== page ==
Tuesday 16 January 2018

Robbie Keane's exit may only be end of the beginning

There's another chapter to come from Ireland's record goalscorer who is sure to be part of the road ahead

5 June 2002; Robbie Keane celebrates after scoring his equalising goal against Germany in 2002 Picture: David Maher / SPORTSFILE
5 June 2002; Robbie Keane celebrates after scoring his equalising goal against Germany in 2002 Picture: David Maher / SPORTSFILE
Daniel McDonnell

Daniel McDonnell

It was February 2008 when the possibility of international retirement was floated to Robbie Keane.

The protracted hunt for a new boss after the departure of Steve Staunton was testing patience levels. For their own reasons, Steve Finnan, Stephen Carr and Andy O'Brien had opted to call it quits.

Keane was just 27, but his Irish career was already a decade old. The young captain had played 78 times, scoring 32 goals.

"If people are going to retire they've got their own reasons," he said. "I can only comment on what would be my situation. There's no way in this moment at time that I'm going to retire."

Knowing everything we do now, it's ludicrous that a query about his future was even a discussion point.

Early retirements from national service might have been relatively fresh in the memory - England's Alan Shearer and Paul Scholes had both called it quits before their 30th birthday - but the Tallaght man never viewed Irish duty as a potential hindrance to his club ambitions.


In truth, it probably meant more to him than anything else. He said as much in yesterday's statement.

Some of his best days in the Irish jersey were still to come. He has announced his retirement with a record of 145 caps and 67 goals, a stunning haul that leaves him 15th in the recognised all-time charts and he will seek to add to it in his farewell meeting with Oman.

One more goal would place him level with Gerd Muller. Currently, he's five clear of the Brazilian Ronaldo and Zlatan Ibrahimovic. Generations from now, it's safe to assume that he will be listed as Ireland's all-time record goalscorer. His legacy will live on.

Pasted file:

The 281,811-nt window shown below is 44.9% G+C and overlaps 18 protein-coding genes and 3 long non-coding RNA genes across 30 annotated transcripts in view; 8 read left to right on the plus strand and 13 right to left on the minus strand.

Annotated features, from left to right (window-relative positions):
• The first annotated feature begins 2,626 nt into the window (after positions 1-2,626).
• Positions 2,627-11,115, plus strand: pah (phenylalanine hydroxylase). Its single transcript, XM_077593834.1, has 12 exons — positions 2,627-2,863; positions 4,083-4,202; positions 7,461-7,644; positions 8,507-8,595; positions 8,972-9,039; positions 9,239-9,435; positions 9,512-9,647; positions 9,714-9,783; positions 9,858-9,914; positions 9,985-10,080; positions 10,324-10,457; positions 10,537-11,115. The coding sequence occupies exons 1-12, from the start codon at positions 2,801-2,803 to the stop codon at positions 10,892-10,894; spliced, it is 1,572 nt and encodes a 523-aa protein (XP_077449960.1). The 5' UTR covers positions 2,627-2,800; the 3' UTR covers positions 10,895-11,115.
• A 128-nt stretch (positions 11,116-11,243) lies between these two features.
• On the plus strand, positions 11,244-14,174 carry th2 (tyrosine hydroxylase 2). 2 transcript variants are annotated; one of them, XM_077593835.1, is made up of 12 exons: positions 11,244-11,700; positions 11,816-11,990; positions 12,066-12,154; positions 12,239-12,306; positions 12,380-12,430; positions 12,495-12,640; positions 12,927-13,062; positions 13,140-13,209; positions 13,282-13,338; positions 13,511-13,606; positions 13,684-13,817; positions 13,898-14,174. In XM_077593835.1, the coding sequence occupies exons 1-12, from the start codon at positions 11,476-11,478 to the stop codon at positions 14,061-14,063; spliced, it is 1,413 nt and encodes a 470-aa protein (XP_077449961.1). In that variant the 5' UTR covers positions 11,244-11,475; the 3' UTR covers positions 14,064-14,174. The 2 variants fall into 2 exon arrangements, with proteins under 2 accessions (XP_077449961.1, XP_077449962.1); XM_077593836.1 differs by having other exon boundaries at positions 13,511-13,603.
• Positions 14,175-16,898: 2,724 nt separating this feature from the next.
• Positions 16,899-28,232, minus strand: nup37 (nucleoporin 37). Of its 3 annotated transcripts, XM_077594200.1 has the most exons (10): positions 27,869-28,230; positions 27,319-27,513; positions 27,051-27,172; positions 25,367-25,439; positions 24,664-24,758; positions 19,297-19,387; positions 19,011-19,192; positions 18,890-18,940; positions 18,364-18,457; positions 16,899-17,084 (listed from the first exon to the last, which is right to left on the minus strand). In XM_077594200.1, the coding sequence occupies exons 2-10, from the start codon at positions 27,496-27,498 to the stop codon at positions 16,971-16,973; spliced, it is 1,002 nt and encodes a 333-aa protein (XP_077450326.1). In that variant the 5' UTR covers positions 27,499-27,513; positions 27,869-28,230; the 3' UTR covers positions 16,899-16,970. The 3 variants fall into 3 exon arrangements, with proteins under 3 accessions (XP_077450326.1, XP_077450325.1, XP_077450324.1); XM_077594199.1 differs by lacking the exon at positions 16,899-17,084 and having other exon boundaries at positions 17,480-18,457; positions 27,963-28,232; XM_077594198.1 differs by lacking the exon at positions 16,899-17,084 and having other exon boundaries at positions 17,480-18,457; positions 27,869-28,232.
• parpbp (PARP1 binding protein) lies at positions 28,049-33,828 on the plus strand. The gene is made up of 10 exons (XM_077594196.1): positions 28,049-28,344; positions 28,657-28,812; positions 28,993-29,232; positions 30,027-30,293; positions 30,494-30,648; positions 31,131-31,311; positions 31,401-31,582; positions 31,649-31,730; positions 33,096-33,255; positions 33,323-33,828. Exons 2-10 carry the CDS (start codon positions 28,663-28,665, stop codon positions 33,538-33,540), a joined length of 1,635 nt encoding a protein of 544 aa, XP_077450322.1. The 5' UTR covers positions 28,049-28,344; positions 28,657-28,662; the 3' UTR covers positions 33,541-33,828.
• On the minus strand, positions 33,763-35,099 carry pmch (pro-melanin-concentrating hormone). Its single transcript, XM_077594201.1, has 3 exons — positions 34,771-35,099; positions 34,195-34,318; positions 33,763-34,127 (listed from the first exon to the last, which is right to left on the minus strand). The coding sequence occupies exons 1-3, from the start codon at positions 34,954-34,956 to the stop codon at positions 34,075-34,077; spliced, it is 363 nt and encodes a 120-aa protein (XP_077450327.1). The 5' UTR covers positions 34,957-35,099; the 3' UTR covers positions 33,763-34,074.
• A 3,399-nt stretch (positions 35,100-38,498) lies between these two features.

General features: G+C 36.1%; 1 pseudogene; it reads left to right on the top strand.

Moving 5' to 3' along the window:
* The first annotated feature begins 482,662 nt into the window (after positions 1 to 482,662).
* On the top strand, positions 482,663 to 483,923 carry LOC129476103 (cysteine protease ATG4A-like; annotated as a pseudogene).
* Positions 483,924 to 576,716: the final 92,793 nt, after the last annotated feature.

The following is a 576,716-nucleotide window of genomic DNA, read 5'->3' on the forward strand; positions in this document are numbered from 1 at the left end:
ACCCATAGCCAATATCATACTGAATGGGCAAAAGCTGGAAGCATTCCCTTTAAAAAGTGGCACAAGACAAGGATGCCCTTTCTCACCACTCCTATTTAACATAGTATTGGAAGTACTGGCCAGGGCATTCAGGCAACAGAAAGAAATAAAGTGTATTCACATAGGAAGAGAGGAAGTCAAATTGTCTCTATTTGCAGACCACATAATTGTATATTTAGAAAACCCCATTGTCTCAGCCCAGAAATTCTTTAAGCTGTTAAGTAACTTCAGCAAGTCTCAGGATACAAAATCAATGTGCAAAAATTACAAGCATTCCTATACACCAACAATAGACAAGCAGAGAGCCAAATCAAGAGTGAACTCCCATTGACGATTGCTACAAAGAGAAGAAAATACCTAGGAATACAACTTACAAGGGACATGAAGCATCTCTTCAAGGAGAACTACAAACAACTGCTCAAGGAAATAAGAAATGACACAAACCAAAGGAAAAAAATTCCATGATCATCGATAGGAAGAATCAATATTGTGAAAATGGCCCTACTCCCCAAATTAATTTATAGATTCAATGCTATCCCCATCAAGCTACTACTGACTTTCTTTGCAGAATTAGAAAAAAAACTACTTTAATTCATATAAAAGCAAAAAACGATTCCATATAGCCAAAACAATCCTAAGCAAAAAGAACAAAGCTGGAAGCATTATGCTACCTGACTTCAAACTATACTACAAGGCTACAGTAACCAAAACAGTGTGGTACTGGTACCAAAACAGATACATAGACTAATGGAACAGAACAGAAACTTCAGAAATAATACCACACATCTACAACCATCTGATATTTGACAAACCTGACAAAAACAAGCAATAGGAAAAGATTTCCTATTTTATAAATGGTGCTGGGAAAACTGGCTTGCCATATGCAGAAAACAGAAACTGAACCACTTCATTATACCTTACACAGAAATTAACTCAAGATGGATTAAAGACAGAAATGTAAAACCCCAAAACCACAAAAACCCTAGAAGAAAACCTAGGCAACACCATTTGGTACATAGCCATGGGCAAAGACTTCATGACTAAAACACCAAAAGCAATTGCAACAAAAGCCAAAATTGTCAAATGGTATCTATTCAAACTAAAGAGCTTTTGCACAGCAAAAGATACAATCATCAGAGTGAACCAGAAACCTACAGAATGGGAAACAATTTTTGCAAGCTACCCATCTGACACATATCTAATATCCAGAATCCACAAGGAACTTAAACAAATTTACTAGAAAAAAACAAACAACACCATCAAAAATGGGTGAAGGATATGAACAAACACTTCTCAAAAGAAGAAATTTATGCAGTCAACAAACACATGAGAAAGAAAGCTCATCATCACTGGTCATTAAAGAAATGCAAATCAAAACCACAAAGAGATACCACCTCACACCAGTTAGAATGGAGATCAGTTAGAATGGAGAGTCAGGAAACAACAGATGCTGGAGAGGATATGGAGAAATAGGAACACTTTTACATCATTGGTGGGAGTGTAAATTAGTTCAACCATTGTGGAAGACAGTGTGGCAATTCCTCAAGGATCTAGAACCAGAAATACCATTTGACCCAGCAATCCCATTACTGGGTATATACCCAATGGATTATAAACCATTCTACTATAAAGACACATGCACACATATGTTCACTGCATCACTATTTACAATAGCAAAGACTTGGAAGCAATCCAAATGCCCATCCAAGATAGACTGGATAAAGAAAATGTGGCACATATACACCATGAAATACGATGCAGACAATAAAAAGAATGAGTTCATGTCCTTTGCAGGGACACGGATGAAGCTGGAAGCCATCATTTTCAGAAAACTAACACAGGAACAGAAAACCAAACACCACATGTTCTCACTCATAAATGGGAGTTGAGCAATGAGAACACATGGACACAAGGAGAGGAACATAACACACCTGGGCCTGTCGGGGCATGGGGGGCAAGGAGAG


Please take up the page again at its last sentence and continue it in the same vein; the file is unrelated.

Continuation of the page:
The final years and the complete absence of a comparative figure coming through the ranks have allowed the public to fully appreciate his greatness. Keane carried the burden of responsibility for so long that his disappointments were magnified.

His natural swagger didn't always endear him to the public; he was often guarded in front of the cameras and around media folk whereas his counterparts in other codes were always available to speak in more dulcet tones without ever really saying anything of interest.

He became Ireland's captain during Steve Staunton's nightmare tenure and received plenty of flak in that tragi-comic period where nobody escaped unscathed. A defensive front was the default setting. But when Keane had a point to make, he was always worth listening to. Players with a seemingly casual approach to the international game were a frequent target for his ire. You always knew what was coming when Stephen Ireland's name was raised.

Overall, though, Keane respected the code of the dressing room and despite being shunted from club to club during his career, he seldom aired dirty laundry in public when he unquestionably had the ammunition to unleash.

He was clearly frustrated by how Rafa Benitez treated him at Liverpool, but he stopped short of a tell-all account. Behind the scenes, he would show more emotion.